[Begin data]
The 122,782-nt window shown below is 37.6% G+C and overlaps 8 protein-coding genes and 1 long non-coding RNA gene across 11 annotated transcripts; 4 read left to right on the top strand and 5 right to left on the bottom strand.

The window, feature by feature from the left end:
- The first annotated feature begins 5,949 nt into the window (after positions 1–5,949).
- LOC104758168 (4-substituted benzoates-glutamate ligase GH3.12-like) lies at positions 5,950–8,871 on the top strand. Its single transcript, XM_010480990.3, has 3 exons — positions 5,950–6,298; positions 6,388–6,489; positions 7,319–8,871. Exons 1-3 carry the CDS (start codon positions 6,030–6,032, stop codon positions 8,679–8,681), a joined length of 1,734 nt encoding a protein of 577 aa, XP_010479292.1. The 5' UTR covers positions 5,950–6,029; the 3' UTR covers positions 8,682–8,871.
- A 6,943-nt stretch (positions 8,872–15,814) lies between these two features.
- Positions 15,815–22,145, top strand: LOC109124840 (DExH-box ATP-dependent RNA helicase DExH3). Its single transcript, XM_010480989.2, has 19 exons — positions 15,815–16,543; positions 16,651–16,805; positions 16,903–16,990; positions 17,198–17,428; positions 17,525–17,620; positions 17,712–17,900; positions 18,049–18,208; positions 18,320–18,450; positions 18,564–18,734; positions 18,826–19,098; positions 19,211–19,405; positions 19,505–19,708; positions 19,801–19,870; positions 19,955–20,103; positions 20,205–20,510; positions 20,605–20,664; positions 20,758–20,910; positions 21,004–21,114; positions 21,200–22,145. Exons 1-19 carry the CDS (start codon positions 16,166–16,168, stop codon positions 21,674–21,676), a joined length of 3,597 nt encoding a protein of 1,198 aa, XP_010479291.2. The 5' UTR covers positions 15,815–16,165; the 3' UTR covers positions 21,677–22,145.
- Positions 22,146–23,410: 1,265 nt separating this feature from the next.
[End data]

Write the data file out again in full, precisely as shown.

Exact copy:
The 122,782-nt window shown below is 37.6% G+C and overlaps 8 protein-coding genes and 1 long non-coding RNA gene across 11 annotated transcripts; 4 read left to right on the top strand and 5 right to left on the bottom strand.

The window, feature by feature from the left end:
- The first annotated feature begins 5,949 nt into the window (after positions 1–5,949).
- LOC104758168 (4-substituted benzoates-glutamate ligase GH3.12-like) lies at positions 5,950–8,871 on the top strand. Its single transcript, XM_010480990.3, has 3 exons — positions 5,950–6,298; positions 6,388–6,489; positions 7,319–8,871. Exons 1-3 carry the CDS (start codon positions 6,030–6,032, stop codon positions 8,679–8,681), a joined length of 1,734 nt encoding a protein of 577 aa, XP_010479292.1. The 5' UTR covers positions 5,950–6,029; the 3' UTR covers positions 8,682–8,871.
- A 6,943-nt stretch (positions 8,872–15,814) lies between these two features.
- Positions 15,815–22,145, top strand: LOC109124840 (DExH-box ATP-dependent RNA helicase DExH3). Its single transcript, XM_010480989.2, has 19 exons — positions 15,815–16,543; positions 16,651–16,805; positions 16,903–16,990; positions 17,198–17,428; positions 17,525–17,620; positions 17,712–17,900; positions 18,049–18,208; positions 18,320–18,450; positions 18,564–18,734; positions 18,826–19,098; positions 19,211–19,405; positions 19,505–19,708; positions 19,801–19,870; positions 19,955–20,103; positions 20,205–20,510; positions 20,605–20,664; positions 20,758–20,910; positions 21,004–21,114; positions 21,200–22,145. Exons 1-19 carry the CDS (start codon positions 16,166–16,168, stop codon positions 21,674–21,676), a joined length of 3,597 nt encoding a protein of 1,198 aa, XP_010479291.2. The 5' UTR covers positions 15,815–16,165; the 3' UTR covers positions 21,677–22,145.
- Positions 22,146–23,410: 1,265 nt separating this feature from the next.